It has been a tale of woes as floods takeover Egbema communities in River State, even as community leaders blame Nigerian Agip Oil Company for being responsible for the catastrophe.
The flood has so far displaced more than 1,000 persons and properties worth millions of Naira destroyed.
Alexander Uba, a community leader and a former Youth President, remarks: “This disaster is man made.” Uba leads this reporter to a small road leading to one of the many oil wells operated by Nigerian Agip oil Company Limited, stops abruptly and says: “This place I am standing is the access road to Location 19; this is the place causing the whole problem of Aggah flooding; lift the blockage and I tell you the truth that as soon as this blockage is lifted the flooding problem would be solved.”
Another victim, Mrs Celine Assuah, who is a middle-aged woman, fears that this will not “turn into another nightmare as the case of 2012 during the Great Flood.” Some of her cooking utensils can be seen floating in her flooded kitchen, while she is busy arranging some other properties she intends to take to a dry house, somewhere in the community. “Why can’t government do something about this flood?” she demands.
“This flood has swept away our livelihood,” cries Ike Albert, a farmer. The flood has swept away hundreds of thousands of hectares of cassava farms, yams, cocoyam and vegetables, he tells EnviroNews. For now, people may not feel the impact of the flood so much because they are yet harvesting the food meant for next year, he explains. “But there will be hunger in this land next year because we are now eating our tomorrow today,” he warns. From one home to another, this reporter sees heaps of cassava, most of them premature, but which the owner has apparently been forced to harvest because of the flood, thus confirming the predictions of Mr. Albert.
Like a wild bull let loose in the market place, this flood has destroyed everything in its part, not spearing places of worship. At the Christian Pentecostal Mission in Aggah along New Idea Road, the Shepherd, Pastor Michael Daniel, is seen in a pensive mood as he recalls the events of the past weeks.
He tells EnviroNews that, at a point, the church had to beg people to give them their private house as an alternative place of worship. “But now it is not possible because the owner of that premises has rented out the place,” he says sadly. Most painful to him, he adds, was “a particular day my Church Sunday service was stopped midway because of flood water”.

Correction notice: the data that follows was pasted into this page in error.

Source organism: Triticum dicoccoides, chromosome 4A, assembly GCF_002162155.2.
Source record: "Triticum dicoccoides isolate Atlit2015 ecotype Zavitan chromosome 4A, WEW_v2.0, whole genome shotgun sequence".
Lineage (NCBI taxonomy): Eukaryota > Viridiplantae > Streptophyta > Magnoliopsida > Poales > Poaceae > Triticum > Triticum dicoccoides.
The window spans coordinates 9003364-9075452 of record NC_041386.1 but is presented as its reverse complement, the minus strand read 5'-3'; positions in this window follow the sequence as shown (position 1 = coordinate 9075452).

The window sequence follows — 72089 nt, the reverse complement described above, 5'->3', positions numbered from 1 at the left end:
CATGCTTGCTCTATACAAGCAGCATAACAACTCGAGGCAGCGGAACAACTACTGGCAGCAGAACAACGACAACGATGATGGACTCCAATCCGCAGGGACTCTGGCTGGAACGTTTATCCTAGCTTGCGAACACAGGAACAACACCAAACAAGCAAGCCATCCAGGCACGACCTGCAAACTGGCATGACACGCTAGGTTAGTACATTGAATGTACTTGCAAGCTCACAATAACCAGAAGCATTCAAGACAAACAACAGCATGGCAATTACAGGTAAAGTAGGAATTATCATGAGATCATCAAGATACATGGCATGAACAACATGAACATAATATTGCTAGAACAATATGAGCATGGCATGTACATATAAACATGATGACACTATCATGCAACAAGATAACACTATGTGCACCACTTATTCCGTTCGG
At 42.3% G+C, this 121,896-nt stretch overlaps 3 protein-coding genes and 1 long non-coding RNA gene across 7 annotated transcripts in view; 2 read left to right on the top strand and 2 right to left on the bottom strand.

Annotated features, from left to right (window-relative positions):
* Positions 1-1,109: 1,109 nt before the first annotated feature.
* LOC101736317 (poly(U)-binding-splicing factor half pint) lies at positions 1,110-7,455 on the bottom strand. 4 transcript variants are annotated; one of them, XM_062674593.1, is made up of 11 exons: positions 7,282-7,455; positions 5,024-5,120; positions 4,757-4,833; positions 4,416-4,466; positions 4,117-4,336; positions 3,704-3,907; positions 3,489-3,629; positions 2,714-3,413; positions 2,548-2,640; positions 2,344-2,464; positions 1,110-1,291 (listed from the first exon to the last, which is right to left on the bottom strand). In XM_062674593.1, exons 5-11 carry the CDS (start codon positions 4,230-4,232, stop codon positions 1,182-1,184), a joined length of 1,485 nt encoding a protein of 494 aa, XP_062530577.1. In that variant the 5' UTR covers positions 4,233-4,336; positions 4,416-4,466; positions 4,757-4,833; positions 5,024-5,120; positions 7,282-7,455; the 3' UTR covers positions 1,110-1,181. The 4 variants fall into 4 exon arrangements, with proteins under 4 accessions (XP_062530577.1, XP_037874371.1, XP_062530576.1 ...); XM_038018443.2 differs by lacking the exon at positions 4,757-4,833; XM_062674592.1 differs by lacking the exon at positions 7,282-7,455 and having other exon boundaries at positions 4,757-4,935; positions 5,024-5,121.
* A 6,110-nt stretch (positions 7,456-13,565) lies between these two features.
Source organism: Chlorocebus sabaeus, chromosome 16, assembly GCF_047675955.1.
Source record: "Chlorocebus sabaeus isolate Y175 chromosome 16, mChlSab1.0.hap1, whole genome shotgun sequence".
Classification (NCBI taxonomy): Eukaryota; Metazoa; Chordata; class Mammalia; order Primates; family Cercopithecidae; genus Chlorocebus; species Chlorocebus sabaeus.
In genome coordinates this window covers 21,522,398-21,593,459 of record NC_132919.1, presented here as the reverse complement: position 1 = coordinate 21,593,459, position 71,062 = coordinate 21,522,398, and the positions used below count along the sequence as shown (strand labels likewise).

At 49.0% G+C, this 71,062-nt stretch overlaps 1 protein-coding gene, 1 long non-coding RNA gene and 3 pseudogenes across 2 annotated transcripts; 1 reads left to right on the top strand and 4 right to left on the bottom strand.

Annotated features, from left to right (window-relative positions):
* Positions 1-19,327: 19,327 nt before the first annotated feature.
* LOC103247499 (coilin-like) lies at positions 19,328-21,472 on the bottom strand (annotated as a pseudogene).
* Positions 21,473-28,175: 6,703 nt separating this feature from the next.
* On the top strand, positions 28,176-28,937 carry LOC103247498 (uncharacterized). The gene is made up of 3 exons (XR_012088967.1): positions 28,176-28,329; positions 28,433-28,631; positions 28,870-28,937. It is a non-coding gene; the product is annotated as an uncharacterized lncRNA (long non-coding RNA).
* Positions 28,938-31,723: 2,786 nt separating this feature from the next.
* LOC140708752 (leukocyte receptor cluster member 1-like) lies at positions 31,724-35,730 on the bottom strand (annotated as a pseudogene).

When this reporter asked him what his church has done to solve this problem, he replies: “The church has done a lot of sand filling here, but that could not solve the problem.” Daniel therefore calls on government to do everything possible to stop the flooding and to send relief materials to help displaced persons.
At the Deeper Life Bible Church, the story remains the same, though the church was locked but the water outside was above the knee level. The Pastor could not be reached for his comment but one of the church members, Mrs. Victoria Elechi, was on hand to respond to our questions. Mrs. Elechi fears that the church may have to relocate. They actually did, “joining” a sister church at a safer part of the town. She says: “Agip should remove the blockage at Ode ogwgwu to save us from this suffering.”
When EnviroNews visited the Cherubim and Seraphim Church located along Mgbede road in Okwuzi in Ogba/Egbema/Ndoni LGA of Rivers State, the church was deserted as the whole premises was a sea of water. The hitherto ever-busy church with over 150 members, which also houses some members who come for spiritual healing, is now like a ghost town. The silence is deafening. The same fate has befallen numerous churches in Mgbede and other neighbouring communities.
While speaking to EnviroNews, a community leader from Mgbede, Comrade Chris Edeh, wondered why such a massive flood has not attracted any attention from the media. “Why is this massive flooding not in the news?” he asks. “If this kind of flooding is happening in big cities such as Port Harcourt or Abuja it would make headline news every day.”
Another community leader, Ethelbert Ihedike, who is the Community Development Committee (CDC) chairman of Aggah who spoke to our reporter, says, “This flooding has always been a problem to Aggah as long as I can remember. Every year, we call on Agip to come and do something about it. We have sent delegations to the company; we have also made our problems known to relevant government agencies in Rivers State all to no avail.”
In neighbouring Okwuzi community, the New Life Jesus Ministry has been sacked from its site. In fact, the church has been forced to relocate to a smaller building which it vacated some years ago. So far some members have resorted to prayers for God’s intervention, according to one Sister Grace Ibe.
Flood has also taken over the Odili Estate in Okwuzi, which houses some mobile and regular Policemen.
Officials at the Public Affairs Department of Nigerian Agip at OB/OB Gas Plant, Omoku declined to respond to enquiries by EnviroNews over allegations of the firm’s alleged culpability regarding the flooding.
By Dandy Mgbenwa